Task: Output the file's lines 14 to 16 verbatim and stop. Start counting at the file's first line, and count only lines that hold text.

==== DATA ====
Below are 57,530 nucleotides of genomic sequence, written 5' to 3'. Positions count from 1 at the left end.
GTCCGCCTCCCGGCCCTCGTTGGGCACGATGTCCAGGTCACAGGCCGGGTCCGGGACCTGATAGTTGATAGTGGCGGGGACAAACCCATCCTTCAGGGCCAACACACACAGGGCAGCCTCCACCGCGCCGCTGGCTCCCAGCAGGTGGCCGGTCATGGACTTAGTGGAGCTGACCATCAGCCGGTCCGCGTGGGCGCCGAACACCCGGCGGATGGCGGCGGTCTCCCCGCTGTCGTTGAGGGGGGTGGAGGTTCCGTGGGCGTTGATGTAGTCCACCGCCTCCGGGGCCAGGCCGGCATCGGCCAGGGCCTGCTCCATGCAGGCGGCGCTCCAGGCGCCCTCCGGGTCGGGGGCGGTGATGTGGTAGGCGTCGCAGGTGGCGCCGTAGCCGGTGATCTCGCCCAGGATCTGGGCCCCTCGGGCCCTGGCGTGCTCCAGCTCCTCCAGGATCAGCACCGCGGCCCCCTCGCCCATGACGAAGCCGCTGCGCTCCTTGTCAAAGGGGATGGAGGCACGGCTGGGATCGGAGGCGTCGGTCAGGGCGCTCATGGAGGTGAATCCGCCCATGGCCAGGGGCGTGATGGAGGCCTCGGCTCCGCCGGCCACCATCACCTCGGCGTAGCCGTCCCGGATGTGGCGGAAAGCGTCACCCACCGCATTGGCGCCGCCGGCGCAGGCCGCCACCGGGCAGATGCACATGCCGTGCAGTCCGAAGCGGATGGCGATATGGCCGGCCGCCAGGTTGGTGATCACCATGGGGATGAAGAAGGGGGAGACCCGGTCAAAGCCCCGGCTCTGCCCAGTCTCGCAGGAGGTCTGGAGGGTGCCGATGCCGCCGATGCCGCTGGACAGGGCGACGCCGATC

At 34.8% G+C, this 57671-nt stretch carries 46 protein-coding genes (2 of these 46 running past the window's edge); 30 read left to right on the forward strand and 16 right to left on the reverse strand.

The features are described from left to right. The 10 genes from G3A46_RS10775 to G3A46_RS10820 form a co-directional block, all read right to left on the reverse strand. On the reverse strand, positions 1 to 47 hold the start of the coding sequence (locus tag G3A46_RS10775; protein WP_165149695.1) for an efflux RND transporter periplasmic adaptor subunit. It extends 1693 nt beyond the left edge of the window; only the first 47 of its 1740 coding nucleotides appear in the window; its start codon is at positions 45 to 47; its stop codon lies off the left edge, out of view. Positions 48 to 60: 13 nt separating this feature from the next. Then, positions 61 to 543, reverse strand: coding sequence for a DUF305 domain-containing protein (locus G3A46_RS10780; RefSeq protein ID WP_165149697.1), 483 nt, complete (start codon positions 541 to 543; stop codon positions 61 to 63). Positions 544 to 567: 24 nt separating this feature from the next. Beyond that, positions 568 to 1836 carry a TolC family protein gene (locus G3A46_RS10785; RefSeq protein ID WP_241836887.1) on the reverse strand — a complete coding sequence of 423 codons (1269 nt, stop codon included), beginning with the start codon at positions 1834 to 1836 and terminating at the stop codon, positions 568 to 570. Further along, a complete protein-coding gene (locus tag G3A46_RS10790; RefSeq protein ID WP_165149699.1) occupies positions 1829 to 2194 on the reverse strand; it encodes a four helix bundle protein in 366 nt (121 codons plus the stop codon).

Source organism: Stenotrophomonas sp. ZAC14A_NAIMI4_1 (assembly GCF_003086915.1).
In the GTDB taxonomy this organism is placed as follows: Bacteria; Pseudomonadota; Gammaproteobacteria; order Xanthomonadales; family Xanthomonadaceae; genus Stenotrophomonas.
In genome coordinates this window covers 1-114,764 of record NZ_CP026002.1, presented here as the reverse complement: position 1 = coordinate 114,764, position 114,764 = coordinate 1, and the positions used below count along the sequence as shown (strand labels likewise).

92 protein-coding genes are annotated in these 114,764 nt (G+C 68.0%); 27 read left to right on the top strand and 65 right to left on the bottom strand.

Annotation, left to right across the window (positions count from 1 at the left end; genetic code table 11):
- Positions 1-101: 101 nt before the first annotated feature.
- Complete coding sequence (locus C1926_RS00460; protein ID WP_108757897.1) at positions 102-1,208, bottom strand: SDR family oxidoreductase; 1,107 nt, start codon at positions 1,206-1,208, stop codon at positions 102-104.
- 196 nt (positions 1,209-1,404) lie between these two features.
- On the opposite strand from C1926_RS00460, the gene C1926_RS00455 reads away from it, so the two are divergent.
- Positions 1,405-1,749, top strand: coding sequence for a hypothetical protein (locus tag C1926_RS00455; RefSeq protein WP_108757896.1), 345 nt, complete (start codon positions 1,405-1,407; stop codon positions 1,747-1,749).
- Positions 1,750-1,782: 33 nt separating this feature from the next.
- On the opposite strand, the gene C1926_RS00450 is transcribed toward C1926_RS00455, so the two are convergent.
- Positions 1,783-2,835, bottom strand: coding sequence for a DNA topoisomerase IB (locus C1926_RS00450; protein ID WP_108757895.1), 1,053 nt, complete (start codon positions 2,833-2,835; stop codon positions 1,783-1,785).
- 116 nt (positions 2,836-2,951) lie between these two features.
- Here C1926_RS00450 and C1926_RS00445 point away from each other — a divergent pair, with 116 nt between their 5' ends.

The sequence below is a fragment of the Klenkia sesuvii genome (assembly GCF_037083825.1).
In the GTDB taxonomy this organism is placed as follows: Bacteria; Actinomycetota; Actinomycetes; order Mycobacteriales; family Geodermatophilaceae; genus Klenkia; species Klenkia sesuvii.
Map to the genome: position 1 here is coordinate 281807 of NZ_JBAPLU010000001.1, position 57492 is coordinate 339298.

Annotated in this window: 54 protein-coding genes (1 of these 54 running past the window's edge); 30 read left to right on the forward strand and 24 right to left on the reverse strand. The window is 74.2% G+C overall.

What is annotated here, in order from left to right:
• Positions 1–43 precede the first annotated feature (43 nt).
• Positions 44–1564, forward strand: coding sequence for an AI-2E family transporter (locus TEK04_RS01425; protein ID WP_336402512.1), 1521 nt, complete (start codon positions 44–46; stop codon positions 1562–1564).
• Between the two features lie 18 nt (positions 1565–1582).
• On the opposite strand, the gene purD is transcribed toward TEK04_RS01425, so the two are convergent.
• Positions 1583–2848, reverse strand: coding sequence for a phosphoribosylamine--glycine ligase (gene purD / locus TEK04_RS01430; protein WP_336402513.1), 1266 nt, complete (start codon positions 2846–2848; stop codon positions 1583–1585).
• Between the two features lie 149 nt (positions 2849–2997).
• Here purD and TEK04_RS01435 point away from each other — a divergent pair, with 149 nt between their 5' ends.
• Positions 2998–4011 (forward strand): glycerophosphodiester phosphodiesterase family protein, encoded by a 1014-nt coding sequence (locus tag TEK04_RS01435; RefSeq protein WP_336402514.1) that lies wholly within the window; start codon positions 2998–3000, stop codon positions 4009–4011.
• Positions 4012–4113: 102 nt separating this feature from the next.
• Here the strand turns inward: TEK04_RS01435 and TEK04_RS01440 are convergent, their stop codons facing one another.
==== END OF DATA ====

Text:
- Positions 1,405-1,749, top strand: coding sequence for a hypothetical protein (locus tag C1926_RS00455; RefSeq protein WP_108757896.1), 345 nt, complete (start codon positions 1,405-1,407; stop codon positions 1,747-1,749).
- Positions 1,750-1,782: 33 nt separating this feature from the next.
- On the opposite strand, the gene C1926_RS00450 is transcribed toward C1926_RS00455, so the two are convergent.